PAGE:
Refined carbs contribute to diabetes. Here’s how to eat whole grains.

Refined carbohydrates have been shown to be the main driver behind type 2 diabetes.

A study from Tufts University tracked the growth of type 2 diabetes worldwide and found consumption of refined carbohydrates such as white pasta. According to CNN, “In fact, the study It estimated that 7 out of 10 people with type 2 diabetes worldwide in 2018 were linked to poor food choices.

According to the New York Post, up to 14 million people with diabetes may be exposed to refined carbohydrates. The study focused on 11 dietary factors and concluded that all three had a confounding effect on increasing diabetes diagnoses. These three factors include red meat, processed meat and refined carbohydrates.

What are refined carbohydrates?

Refined carbohydrates are divided into two categories: sugar and simple carbohydrates.

Some examples of refined carbohydrates include table sugar or white rice or white bread. According to Healthline, these carbohydrates are absorbed quickly and have a high glycemic index. It usually causes an increase in blood sugar, which leads to high insulin levels after a meal.

According to Medical News Today, refined carbohydrates do not provide long-lasting energy. They tend to be lower in minerals and vitamins than other types of carbohydrates.

What are complex carbohydrates?

Complex carbohydrates are sugar molecules in long strings. These types of carbohydrates are foods like beans and whole grains.

In contrast to refined carbohydrates, complex carbohydrates provide more long-lasting energy. “Complex carbohydrate foods provide vitamins, minerals, and fiber that are important to an individual’s health,” states Medline Plus. Most carbohydrates should come from complex carbohydrates (starches) and naturally occurring sugars rather than processed or refined sugars; These lack the vitamins, minerals and fiber found in complex carbohydrates.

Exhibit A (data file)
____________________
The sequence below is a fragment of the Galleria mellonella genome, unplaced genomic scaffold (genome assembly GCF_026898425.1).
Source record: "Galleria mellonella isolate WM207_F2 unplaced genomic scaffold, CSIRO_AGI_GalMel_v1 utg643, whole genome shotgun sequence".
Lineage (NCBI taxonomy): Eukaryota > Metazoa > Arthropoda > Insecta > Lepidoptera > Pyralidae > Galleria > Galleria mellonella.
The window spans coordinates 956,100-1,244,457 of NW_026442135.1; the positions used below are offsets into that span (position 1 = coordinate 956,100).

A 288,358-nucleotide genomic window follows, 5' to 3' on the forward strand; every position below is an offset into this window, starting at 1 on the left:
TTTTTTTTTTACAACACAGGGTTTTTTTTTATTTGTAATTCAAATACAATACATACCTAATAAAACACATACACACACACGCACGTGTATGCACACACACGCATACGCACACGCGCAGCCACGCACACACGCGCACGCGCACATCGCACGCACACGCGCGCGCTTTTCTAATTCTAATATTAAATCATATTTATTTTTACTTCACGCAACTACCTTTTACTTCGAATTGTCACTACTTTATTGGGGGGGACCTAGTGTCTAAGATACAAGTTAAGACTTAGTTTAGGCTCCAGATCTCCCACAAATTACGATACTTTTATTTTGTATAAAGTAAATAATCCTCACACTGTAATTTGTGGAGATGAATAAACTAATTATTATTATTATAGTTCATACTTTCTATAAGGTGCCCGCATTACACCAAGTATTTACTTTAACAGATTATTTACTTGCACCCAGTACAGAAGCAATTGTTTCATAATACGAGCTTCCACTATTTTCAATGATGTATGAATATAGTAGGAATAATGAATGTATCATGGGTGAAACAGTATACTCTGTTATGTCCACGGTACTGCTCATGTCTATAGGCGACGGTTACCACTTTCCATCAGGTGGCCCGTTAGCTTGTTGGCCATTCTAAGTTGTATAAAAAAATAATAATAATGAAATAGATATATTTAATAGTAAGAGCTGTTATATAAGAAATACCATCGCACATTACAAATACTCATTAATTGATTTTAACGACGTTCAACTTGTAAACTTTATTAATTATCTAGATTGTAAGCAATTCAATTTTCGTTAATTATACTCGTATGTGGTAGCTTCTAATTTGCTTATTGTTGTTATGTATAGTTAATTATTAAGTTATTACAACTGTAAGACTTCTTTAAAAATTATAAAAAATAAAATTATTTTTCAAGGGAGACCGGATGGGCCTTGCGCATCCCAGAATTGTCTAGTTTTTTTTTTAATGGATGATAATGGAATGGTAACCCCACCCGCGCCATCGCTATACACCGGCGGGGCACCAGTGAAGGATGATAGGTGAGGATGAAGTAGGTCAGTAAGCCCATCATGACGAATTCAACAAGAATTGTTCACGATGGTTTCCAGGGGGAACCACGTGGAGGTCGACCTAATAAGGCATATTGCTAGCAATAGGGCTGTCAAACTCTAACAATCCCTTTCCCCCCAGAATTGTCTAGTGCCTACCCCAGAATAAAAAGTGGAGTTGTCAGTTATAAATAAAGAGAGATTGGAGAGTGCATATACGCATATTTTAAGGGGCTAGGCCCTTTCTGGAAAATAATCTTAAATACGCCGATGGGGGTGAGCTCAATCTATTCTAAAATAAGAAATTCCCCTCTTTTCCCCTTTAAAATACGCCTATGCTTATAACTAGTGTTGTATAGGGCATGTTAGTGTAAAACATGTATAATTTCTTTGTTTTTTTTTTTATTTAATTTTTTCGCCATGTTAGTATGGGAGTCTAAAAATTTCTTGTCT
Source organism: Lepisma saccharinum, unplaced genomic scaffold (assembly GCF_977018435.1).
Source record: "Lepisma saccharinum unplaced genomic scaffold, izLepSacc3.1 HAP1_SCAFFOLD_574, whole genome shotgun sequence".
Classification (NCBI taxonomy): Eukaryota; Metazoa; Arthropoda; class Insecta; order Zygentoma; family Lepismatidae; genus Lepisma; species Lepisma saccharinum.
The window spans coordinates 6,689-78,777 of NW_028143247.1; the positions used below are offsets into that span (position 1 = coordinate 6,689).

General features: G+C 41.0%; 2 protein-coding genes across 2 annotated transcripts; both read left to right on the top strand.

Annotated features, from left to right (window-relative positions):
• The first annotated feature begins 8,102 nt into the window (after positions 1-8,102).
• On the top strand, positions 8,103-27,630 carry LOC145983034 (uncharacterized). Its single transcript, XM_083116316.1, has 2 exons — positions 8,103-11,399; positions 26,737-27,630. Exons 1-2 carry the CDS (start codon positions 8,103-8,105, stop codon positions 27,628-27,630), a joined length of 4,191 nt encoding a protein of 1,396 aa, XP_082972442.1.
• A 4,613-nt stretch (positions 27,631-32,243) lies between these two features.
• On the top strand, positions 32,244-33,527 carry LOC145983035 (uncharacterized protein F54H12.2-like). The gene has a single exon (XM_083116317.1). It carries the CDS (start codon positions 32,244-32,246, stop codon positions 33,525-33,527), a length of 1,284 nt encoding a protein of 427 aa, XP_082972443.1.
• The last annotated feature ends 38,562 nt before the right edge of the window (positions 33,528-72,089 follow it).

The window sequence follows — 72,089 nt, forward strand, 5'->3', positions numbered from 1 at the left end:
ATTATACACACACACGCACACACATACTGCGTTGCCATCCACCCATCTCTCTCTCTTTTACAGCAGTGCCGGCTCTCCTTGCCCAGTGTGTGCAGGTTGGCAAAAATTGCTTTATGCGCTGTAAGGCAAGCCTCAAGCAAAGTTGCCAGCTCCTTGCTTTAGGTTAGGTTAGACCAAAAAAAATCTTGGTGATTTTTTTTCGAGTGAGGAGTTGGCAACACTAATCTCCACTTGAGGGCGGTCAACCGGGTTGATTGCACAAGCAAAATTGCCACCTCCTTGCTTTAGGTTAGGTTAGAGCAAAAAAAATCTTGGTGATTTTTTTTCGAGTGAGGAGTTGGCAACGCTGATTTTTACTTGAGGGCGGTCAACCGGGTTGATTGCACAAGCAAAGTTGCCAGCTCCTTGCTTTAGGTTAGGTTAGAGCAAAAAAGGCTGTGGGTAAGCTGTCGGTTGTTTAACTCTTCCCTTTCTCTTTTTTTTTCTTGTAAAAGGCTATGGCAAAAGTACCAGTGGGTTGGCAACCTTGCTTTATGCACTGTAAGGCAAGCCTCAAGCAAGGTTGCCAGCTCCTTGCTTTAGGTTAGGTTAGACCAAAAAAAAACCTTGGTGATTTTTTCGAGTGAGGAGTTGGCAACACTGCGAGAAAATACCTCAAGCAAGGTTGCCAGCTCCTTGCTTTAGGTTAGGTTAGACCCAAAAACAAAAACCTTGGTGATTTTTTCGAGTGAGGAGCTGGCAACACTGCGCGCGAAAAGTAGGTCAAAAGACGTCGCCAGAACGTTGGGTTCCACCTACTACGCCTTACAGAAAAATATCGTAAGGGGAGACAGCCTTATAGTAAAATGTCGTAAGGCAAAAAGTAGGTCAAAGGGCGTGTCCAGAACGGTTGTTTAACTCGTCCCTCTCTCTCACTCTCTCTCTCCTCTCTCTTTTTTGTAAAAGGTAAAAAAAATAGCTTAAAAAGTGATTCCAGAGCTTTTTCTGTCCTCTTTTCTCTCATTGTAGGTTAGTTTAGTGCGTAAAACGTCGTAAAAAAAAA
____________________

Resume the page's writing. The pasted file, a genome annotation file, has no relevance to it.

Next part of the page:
What are some simple exchanges?

If you want to eat less refined carbohydrates, you can make a simple swap that will help you eat more whole grains.

To make these changes, it’s important to read the labels on the back of the food. Real Simple points out that foods like salad dressings and cereals often have added sugar in them. Even though food has a healthy halo on it, it is still possible to add sugar.

When reading food labels, look for ingredients such as refined white flour, sucrose (table sugar) and other similar ingredients. Here are some general tips you can use to find foods that don’t have added sugar or refined carbohydrates.

  • Consider switching to whole wheat pasta instead of white pasta.
  • Look at the back of the tomato sauce you use. See if you can switch to a sugar-free tomato sauce.
  • Consider switching to brown rice.
  • Watch what you drink. You may drink sugary drinks. Drinking herbal teas or adding water to your juice can be a change.
  • Switch from eating white bread to whole wheat or whole grain bread.
  • Consider eating protein-rich meals and breakfasts instead of carbohydrate-rich snacks and meals.
  • Limit consumption of starchy vegetables like corn and potatoes and consider eating fiber-rich vegetables like spinach and broccoli.
  • Instead of eating white flour, try different types of flour. Some flours you can try are almond flour or whole wheat flour or coconut flour.

Whole grain foods

  • Quinoa with cucumber, chickpeas, tomatoes, feta and spinach.
  • Balsamic Chicken with Sauteed Spinach and Roasted Cauliflower.
  • Grilled cheese on whole wheat bread with a vegetable salad on the side.
  • Ground beef with brown rice, black beans, bell pepper, onion and lettuce.
  • Bell peppers stuffed with ground lamb and brown rice.
  • Soup with lentils, vegetable soup, carrot, red onion, celery and spinach.
  • Whole wheat pasta with mozzarella, basil, tomato and pesto.
  • Salmon with Broccoli and Roasted Potatoes.


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